Kathrin Rhomberg

Left: Michael Schmidt, Untitled, 1997–99, black-and-white photograph, 17 x 11 1/2”. From the series “Frauen” (Women), 1997–99. Right: Phil Collins, free fotolab, 2009, 35-mm slide projection, 9 minutes 20 seconds. Both works are in the Sixth Berlin Biennial for Contemporary Art.

Kathrin Rhomberg is the curator of the Sixth Berlin Biennial for Contemporary Art, which opens in various venues around the city on June 11. Here, she talks about the exhibition, her addition of the nineteenth-century painter Adolph Menzel, and why she’s staging most of the Biennial in Kreuzberg.

THE BERLIN BIENNIAL is inspired by my observations of the past ten years, not just of the art world but also of the social and political developments in the region where it will occur. One of the dominant tendencies in the art world over the past ten years has been a kind of “new historicism”: a retrospective view of the twentieth century, of modernism for example. When I discuss this interest in twentieth-century questions and issues with younger artists, they often give the same answer: that the future isn’t something they think about anymore. So it became urgent again for me to ask: Is there a relationship between art and the present moment, and if so, what does it look like?

Times of crisis often raise important questions about the relationship between art and reality. Take the 1920s here in Berlin with Brecht and Lukács, and artists like George Grosz and Otto Dix. Then, at the beginning of the ’60s, there was an international movement that tried to blend life and art. In the past decade we’ve had moments of deep crisis. It’s now obvious that the economic downturn will change our lives drastically, but this isn’t a new thing; I would say it started in some European countries at the end of the ’90s. Then 9/11 made it clear that something was really going on, and we now see a little more clearly what happened in the financial world. So a show like the Biennial is an important moment to once again ask questions about art’s relationship with the present.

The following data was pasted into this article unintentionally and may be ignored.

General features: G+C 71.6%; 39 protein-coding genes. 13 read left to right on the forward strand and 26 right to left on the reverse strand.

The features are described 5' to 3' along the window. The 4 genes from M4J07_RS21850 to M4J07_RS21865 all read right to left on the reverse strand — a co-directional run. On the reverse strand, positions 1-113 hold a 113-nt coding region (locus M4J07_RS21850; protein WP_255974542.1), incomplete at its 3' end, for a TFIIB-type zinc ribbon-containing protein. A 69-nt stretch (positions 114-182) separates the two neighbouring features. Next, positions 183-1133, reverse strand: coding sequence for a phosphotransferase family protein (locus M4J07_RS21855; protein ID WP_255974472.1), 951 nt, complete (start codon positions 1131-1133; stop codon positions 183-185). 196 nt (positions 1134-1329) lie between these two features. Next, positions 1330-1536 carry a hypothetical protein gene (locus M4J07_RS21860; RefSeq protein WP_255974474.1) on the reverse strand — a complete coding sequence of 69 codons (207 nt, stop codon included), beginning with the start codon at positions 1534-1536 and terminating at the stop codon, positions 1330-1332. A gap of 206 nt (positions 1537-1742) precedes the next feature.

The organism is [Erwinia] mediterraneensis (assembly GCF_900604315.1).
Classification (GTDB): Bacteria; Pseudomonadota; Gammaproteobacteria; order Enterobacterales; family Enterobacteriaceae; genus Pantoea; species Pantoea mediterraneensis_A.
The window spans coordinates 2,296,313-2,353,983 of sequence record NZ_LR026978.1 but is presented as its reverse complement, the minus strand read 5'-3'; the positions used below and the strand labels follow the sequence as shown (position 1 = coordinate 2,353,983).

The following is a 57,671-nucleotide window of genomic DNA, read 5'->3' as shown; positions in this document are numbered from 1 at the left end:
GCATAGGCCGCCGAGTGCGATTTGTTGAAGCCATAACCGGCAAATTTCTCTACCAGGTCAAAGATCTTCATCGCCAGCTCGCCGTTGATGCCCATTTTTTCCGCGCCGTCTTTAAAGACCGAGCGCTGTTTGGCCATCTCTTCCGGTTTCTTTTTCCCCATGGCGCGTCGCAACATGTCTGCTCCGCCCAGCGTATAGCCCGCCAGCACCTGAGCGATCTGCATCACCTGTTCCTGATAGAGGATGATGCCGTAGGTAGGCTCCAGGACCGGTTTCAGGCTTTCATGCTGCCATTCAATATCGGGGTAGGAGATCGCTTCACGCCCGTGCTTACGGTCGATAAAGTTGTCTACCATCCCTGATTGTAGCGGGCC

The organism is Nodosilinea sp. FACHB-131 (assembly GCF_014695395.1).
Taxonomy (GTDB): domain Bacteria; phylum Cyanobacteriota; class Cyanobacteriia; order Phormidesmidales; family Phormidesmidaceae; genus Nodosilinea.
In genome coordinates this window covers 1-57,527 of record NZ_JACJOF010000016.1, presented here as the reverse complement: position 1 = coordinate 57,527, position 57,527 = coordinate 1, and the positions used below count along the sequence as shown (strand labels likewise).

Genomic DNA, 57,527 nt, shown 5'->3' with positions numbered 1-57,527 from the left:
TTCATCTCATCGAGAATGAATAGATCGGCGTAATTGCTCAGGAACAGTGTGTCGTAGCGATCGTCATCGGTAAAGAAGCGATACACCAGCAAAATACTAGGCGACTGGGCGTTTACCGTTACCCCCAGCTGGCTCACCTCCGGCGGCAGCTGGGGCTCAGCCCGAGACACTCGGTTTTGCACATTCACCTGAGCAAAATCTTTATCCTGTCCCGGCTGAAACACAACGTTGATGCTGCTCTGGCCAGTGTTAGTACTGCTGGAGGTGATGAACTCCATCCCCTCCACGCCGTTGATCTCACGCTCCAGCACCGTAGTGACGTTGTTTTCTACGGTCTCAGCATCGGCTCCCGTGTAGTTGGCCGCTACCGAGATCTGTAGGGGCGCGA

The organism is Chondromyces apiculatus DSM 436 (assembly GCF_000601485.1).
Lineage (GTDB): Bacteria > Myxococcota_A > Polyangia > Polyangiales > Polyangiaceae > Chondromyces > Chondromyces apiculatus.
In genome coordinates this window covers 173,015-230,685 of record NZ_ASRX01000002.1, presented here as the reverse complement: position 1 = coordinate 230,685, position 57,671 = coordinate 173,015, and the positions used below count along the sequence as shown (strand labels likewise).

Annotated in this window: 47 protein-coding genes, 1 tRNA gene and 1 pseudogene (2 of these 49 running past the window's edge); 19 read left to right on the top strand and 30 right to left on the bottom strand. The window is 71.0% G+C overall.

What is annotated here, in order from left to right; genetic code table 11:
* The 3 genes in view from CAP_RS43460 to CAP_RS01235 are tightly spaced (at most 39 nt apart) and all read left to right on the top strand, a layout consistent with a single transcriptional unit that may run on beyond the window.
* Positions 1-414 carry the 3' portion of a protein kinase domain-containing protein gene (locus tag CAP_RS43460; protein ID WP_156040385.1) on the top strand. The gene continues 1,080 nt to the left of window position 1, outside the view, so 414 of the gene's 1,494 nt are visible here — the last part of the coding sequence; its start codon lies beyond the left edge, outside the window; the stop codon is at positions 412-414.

I also decided to include a small show of Adolph Menzel’s drawings and gouaches, curated by Michael Fried. For Fried, Menzel was one of the most important artists of the nineteenth century. He’s not considered that way internationally, unfortunately. Menzel lived during the second half of the nineteenth century, a period that’s interesting for the present because there were so many similarities to what’s going on now. After the revolution of 1848, there were nostalgic points of view, but at the same time artists and writers in Germany and France became interested in the relationship between art and a contemporaneous social and political situation. Menzel was one of these artists. It was also an interesting time in Berlin, because the city changed entirely: Many people moved here from the countryside to the city and it really exploded. Menzel documented this in his drawings.

I decided to focus the Biennial in the western part of Berlin. In the beginning, I wasn’t specifically interested in Kreuzberg, but we found a really beautiful building there. I also think Kreuzberg is compelling because it’s a district defined by migration. Countries like Germany and Austria have never really discussed migration, and now they’re being forced to deal with it. Kreuzberg shows a very positive model for our future society. Since 1989, we’ve been living in one Berlin, or “one world,” which has opened up new perspectives, struggles, crises, and so on. I think this one-world moment is somehow happening in Kreuzberg, because there aren’t closed groups or societies living there—it’s really fluid. Ordinary life goes on there too. You have different models of living and so many ideologies thriving there, and it’s productive.

With the exception of Menzel, there won’t be any historical works in the exhibition. It was important to choose works that were either made recently or specifically realized for the Biennial, in order to touch the present and find new perspectives, new ways of thinking. The past ten years, and particularly the position of the art market, changed so quickly that we didn’t really have time to understand what it meant. Now we can look back; we’re in a situation where we have to ask more questions.